Thursday, 30 January 2014
Why Matilda [or Maud] is sometimes known as Maud [or Matilda]
This refers to the confusion often felt by British children learning about the First British Civil War, also known as ‘The Anarchy’ between Stephan and Matilda in the 12th Century. Matilda is also known as Maud, which was the subject of much hilarity in the tongue-in-cheek history book ‘1066 and all that.’
To understand WHY Matilda is sometimes called Maud necessitates a look into the development from the original name that gave rise to both. This was Mechtild or Machtild, [Machtildis in the Latinised form] in use several centuries before The Anarchy, being a Germanic name brought by the Franks when they annexed Gaul and gave it their name – France.
Machtilde is plainly the forerunner of Matilda, it is not hard to see the small changes, the loss of the gargle in the middle to bring it into a recognisable state. But why Maud? That requires the acceptance that the French don’t speak like we do, and the mass of the Gaulish people somewhat usurped the Frankish names in the same way that the English usurped the Norman French names and over time changed them.
The Norman French, being Viking in origin, also had a different way of pronouncing things and quite cheerfully imported Mactilde along with all its variants. One of which had been treated to the French way of speaking from the front of the mouth, losing not only the gargle but the hard ‘t’ in the middle of the word, and going via Mahild to Maheld, and not liking much to pronounce ‘ld’ either [cf Baldwin which is Bauduin in Old French] came up with the most common form of the name in most of France in the middle ages, Maheut. Remember the French may put an ‘h’ in, but they do not bother to use it. And remember too that the English had the habit of stuffing a ‘d’ on the end of words whether it seemed necessary or not.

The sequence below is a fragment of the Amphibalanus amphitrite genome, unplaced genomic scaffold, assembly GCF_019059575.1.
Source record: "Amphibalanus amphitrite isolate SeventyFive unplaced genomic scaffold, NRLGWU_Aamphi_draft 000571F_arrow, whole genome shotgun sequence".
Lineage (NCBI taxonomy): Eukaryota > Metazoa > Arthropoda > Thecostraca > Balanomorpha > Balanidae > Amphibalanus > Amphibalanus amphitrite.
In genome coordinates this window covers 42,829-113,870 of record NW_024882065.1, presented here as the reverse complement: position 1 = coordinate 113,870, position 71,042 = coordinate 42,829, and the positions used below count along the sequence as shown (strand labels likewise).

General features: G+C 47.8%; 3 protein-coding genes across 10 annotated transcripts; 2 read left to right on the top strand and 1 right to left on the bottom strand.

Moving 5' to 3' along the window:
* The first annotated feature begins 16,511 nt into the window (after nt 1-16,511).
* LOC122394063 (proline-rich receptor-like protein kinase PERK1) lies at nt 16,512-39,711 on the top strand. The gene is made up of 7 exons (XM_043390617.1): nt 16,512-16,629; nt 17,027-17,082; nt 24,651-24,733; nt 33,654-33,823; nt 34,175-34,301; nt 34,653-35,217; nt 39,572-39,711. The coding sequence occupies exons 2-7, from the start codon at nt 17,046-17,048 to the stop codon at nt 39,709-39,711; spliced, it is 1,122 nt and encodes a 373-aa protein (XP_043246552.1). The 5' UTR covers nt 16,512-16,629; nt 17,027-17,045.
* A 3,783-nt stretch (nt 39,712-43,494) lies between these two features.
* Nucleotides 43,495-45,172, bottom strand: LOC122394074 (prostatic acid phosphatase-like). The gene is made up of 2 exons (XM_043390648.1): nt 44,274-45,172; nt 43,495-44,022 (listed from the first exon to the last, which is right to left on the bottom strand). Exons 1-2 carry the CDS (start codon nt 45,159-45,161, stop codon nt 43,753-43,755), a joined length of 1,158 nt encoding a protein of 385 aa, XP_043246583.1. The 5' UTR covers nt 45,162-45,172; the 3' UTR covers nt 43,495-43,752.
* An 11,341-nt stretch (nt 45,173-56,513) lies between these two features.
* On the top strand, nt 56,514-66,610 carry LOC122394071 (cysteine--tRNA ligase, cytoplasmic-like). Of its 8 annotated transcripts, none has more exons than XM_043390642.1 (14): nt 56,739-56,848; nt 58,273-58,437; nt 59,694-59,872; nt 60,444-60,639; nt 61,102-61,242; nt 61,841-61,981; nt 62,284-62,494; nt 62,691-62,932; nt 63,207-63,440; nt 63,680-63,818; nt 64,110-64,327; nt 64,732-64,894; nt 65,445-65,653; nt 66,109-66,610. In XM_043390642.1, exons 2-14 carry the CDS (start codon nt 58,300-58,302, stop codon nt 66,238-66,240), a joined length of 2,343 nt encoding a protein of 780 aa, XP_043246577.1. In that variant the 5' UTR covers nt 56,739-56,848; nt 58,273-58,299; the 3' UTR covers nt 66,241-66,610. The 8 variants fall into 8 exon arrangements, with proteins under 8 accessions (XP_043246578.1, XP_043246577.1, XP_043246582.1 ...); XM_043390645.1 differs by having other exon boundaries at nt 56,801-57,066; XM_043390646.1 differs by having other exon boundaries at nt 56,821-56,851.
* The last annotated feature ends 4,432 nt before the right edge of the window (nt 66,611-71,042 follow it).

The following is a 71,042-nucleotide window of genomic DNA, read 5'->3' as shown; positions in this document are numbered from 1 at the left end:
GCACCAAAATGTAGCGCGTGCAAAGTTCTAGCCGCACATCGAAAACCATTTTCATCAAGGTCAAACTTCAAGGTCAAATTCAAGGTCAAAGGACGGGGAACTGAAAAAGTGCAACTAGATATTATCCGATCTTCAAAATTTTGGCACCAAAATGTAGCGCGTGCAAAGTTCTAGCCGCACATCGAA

So, the version of this the Normans brought was Mahaut , pronounced more or less like a cat mew, Maauw. Stick the excrescent ‘d’ on and you have Maud, pronounced, as it was then in the continental way of pronouncing au, or as close as I can get, Mowd. In early Norman documents the form 'Mald' also appears,as the English also have a habit of introducing excrescent ‘l’, or in this case, I suppose, re-introducing it, the gentle reader should not be surprised that one of the pet names for Maud was Mould.
Norman versions of the name Matilda: Mathilde, Maltilde, Mactilde, Matill, Mautild, Mahalt, Mahaud, Mahild, Mald
By 1499, the English had managed to do this to it: Mat(h)ilde, Maud,Maddy, Tilly, Mathild, Mactildis, Mechtilda, Mazelina, Mahalt, Mahald, Mahaud, Mald, Molde(en), Mauld, Moude, Motte, Till(ot)